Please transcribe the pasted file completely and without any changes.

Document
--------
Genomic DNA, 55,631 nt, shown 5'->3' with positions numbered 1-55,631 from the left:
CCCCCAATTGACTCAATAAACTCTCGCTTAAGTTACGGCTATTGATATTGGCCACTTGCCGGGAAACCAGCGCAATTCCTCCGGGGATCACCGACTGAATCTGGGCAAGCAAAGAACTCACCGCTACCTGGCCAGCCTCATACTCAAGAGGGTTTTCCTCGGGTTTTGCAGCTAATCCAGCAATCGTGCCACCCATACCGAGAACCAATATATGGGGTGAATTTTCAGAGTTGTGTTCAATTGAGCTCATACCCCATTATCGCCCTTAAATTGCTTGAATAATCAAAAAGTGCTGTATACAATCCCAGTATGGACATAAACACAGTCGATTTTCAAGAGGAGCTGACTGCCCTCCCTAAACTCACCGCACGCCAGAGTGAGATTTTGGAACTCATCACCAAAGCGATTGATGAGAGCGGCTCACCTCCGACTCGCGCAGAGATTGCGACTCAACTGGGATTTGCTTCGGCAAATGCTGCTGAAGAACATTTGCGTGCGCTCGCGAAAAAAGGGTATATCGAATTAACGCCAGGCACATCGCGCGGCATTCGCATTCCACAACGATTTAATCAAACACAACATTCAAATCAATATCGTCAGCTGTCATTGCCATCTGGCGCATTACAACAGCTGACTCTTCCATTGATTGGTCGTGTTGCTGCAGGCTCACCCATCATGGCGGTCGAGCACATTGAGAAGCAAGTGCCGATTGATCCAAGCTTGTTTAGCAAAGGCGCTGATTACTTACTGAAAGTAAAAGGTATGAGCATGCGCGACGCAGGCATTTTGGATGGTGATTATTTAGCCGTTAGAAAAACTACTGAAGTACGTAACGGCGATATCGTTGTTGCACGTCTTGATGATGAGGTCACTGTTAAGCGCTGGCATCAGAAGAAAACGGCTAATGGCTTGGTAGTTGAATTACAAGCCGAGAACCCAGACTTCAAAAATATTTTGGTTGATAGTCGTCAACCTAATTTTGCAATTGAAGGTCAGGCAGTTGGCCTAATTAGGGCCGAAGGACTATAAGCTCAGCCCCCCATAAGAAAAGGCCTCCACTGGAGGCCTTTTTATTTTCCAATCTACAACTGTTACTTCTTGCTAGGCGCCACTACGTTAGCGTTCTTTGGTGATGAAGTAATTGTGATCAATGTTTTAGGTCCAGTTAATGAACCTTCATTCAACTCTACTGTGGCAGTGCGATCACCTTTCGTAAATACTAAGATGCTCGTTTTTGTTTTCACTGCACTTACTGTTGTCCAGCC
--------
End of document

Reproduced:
Genomic DNA, 55,631 nt, shown 5'->3' with positions numbered 1-55,631 from the left:
CCCCCAATTGACTCAATAAACTCTCGCTTAAGTTACGGCTATTGATATTGGCCACTTGCCGGGAAACCAGCGCAATTCCTCCGGGGATCACCGACTGAATCTGGGCAAGCAAAGAACTCACCGCTACCTGGCCAGCCTCATACTCAAGAGGGTTTTCCTCGGGTTTTGCAGCTAATCCAGCAATCGTGCCACCCATACCGAGAACCAATATATGGGGTGAATTTTCAGAGTTGTGTTCAATTGAGCTCATACCCCATTATCGCCCTTAAATTGCTTGAATAATCAAAAAGTGCTGTATACAATCCCAGTATGGACATAAACACAGTCGATTTTCAAGAGGAGCTGACTGCCCTCCCTAAACTCACCGCACGCCAGAGTGAGATTTTGGAACTCATCACCAAAGCGATTGATGAGAGCGGCTCACCTCCGACTCGCGCAGAGATTGCGACTCAACTGGGATTTGCTTCGGCAAATGCTGCTGAAGAACATTTGCGTGCGCTCGCGAAAAAAGGGTATATCGAATTAACGCCAGGCACATCGCGCGGCATTCGCATTCCACAACGATTTAATCAAACACAACATTCAAATCAATATCGTCAGCTGTCATTGCCATCTGGCGCATTACAACAGCTGACTCTTCCATTGATTGGTCGTGTTGCTGCAGGCTCACCCATCATGGCGGTCGAGCACATTGAGAAGCAAGTGCCGATTGATCCAAGCTTGTTTAGCAAAGGCGCTGATTACTTACTGAAAGTAAAAGGTATGAGCATGCGCGACGCAGGCATTTTGGATGGTGATTATTTAGCCGTTAGAAAAACTACTGAAGTACGTAACGGCGATATCGTTGTTGCACGTCTTGATGATGAGGTCACTGTTAAGCGCTGGCATCAGAAGAAAACGGCTAATGGCTTGGTAGTTGAATTACAAGCCGAGAACCCAGACTTCAAAAATATTTTGGTTGATAGTCGTCAACCTAATTTTGCAATTGAAGGTCAGGCAGTTGGCCTAATTAGGGCCGAAGGACTATAAGCTCAGCCCCCCATAAGAAAAGGCCTCCACTGGAGGCCTTTTTATTTTCCAATCTACAACTGTTACTTCTTGCTAGGCGCCACTACGTTAGCGTTCTTTGGTGATGAAGTAATTGTGATCAATGTTTTAGGTCCAGTTAATGAACCTTCATTCAACTCTACTGTGGCAGTGCGATCACCTTTCGTAAATACTAAGATGCTCGTTTTTGTTTTCACTGCACTTACTGTTGTCCAGCC